“Including the material brings value in two big ways: it looks a segment of our audience in the eyes and tells them that we see them, and it encourages our other players to consider the spectacular array of characters that they can create in D&D,” said co-lead Jeremy Crawford.
Perhaps one of the biggest stories to come out of the impending launch of Dungeons & Dragons latest edition was Wizards of the Coast’s very direct acknowledgment of gender diversity within the game rules. In the basic rule set for the game, which were released for free on Wizards website earlier this summer, the entry on “Sex” in the “Personality and Background” section tells players that they “don’t need to be confined to binary notions of sex and gender,” and even states that the game’s chief elven god is seen as both androgynous and hermaphroditic. The rules also, for the first time, explicitly state that a character’s sexual orientation is completely up to the player to decide.
In a recent interview with The Mary Sue, Dungeons & Dragons lead designers Jeremy Crawford and Mike Mearls talked at length about their design to encourage that diversity. Said Crawford:
We knew early on that we wanted the new edition to be inclusive: inclusive of beloved material from previous editions, inclusive of different play styles, and inclusive of a varied cast of characters. We also wanted to be welcoming to as many D&D players as possible, to look at the wonderfully diverse group of people who play the game and say, “There’s a place for each of you at the game table.” … Including the material brings value in two big ways: it looks a segment of our audience in the eyes and tells them that we see them, and it encourages our other players to consider the spectacular array of characters that they can create in D&D.”
The text for the chapter came from Crawford talking with writers and editors at Wizards, who helped tweak the wording, before getting final approval from Mearls, who weighed in with some thoughts of his own:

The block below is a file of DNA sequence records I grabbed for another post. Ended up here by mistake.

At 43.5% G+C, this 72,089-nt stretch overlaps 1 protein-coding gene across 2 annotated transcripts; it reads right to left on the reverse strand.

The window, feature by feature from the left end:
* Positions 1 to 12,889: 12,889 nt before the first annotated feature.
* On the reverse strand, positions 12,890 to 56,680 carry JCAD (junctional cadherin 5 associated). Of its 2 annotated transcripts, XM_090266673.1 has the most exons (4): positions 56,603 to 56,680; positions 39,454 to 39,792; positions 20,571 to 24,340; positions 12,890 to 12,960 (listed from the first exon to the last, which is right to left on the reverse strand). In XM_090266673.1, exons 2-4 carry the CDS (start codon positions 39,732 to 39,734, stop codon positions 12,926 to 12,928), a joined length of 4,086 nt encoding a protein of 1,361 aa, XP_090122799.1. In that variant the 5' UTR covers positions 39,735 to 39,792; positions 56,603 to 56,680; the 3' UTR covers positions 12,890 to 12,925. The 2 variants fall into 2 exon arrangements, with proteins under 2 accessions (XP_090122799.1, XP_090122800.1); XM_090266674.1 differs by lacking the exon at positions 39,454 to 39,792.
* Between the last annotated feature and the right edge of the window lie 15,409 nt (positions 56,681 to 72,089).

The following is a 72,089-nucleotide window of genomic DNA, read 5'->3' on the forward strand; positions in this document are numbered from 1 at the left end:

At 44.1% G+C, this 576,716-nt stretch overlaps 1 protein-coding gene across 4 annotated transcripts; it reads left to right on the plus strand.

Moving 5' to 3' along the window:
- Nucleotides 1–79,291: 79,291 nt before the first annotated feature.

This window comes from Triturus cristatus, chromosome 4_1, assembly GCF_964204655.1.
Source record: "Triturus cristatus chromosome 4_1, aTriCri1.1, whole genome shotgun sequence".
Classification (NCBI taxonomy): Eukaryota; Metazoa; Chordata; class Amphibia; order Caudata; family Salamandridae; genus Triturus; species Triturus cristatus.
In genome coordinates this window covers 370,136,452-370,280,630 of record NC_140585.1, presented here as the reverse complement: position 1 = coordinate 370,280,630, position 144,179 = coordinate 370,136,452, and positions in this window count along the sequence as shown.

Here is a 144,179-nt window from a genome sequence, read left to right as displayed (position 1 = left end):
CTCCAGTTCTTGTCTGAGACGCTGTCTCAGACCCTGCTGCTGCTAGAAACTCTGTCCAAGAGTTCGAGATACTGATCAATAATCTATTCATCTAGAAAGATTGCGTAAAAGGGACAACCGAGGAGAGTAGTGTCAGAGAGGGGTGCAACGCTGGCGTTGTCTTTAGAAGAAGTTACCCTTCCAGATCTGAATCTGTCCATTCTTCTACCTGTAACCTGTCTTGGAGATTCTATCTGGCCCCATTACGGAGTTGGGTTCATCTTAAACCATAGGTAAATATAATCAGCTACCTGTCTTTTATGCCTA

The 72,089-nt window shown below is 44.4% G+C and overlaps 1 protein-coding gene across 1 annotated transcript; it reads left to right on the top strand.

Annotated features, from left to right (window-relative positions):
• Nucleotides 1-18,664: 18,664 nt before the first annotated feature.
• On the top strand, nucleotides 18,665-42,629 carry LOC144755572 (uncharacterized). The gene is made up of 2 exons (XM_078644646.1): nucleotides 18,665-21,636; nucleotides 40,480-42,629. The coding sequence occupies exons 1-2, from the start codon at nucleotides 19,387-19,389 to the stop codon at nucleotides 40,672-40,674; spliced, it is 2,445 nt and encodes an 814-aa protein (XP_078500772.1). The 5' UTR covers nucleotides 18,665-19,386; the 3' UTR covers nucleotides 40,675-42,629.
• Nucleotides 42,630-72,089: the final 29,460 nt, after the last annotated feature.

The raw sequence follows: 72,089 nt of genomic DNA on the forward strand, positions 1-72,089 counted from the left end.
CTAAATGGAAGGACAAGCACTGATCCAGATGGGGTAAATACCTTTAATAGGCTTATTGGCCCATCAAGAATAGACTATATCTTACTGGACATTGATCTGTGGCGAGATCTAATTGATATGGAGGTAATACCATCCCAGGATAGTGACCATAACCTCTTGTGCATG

I think a lot of RPG designers are in the same place that we were, in the sense that they want their games to be inclusive but don’t always quite get how to do that … Any social change takes time. My personal sense is that I’ve always been much more leery about offending gay and transgender folks by fumbling the issue in an effort to include them. I’m not worried about offending bigots – quite the opposite, in fact. The value lies simply in acknowledgement, and realizing that it’s better to put something out there than remain quiet out of a misplaced bout of sensitivity
Mearls also called this flexibility of character design “hugely important” to tabletop RPGs, since they’re designed to encourage creativity. The interview focused on a variety of other topics as well, including the art direction for the new edition. Mearls mentioned that the development team – including an art team consisting almost entirely of women – decided early on that they were going “to avoid bare midriffs, cleavage, and other common gaming tropes. We only use those if a specific character would actually dress that way,” such as the demonic incubus and his six-pack abs.
For more news on the new edition of Dungeons & Dragons, check out our exclusive look at the table of contents and the Sorcerer class from the upcoming Player’s Handbook.
Source: The Mary Sue